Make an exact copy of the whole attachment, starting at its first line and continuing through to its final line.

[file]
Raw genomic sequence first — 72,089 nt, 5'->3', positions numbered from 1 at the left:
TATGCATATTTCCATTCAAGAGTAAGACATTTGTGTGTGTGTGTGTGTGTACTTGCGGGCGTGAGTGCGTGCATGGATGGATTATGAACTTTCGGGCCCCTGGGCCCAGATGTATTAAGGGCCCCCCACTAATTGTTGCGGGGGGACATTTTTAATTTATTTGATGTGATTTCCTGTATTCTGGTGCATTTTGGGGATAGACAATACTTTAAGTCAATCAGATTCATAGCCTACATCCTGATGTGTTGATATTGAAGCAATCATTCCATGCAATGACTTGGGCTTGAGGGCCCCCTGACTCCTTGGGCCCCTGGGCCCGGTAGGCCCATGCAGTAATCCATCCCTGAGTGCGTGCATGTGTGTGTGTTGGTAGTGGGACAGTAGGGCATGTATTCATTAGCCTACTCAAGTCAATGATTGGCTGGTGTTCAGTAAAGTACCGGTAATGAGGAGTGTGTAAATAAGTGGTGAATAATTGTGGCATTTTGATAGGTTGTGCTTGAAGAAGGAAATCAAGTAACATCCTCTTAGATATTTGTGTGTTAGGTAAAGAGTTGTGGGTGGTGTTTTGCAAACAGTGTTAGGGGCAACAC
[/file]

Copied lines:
Raw genomic sequence first — 72,089 nt, 5'->3', positions numbered from 1 at the left:
TATGCATATTTCCATTCAAGAGTAAGACATTTGTGTGTGTGTGTGTGTGTACTTGCGGGCGTGAGTGCGTGCATGGATGGATTATGAACTTTCGGGCCCCTGGGCCCAGATGTATTAAGGGCCCCCCACTAATTGTTGCGGGGGGACATTTTTAATTTATTTGATGTGATTTCCTGTATTCTGGTGCATTTTGGGGATAGACAATACTTTAAGTCAATCAGATTCATAGCCTACATCCTGATGTGTTGATATTGAAGCAATCATTCCATGCAATGACTTGGGCTTGAGGGCCCCCTGACTCCTTGGGCCCCTGGGCCCGGTAGGCCCATGCAGTAATCCATCCCTGAGTGCGTGCATGTGTGTGTGTTGGTAGTGGGACAGTAGGGCATGTATTCATTAGCCTACTCAAGTCAATGATTGGCTGGTGTTCAGTAAAGTACCGGTAATGAGGAGTGTGTAAATAAGTGGTGAATAATTGTGGCATTTTGATAGGTTGTGCTTGAAGAAGGAAATCAAGTAACATCCTCTTAGATATTTGTGTGTTAGGTAAAGAGTTGTGGGTGGTGTTTTGCAAACAGTGTTAGGGGCAACAC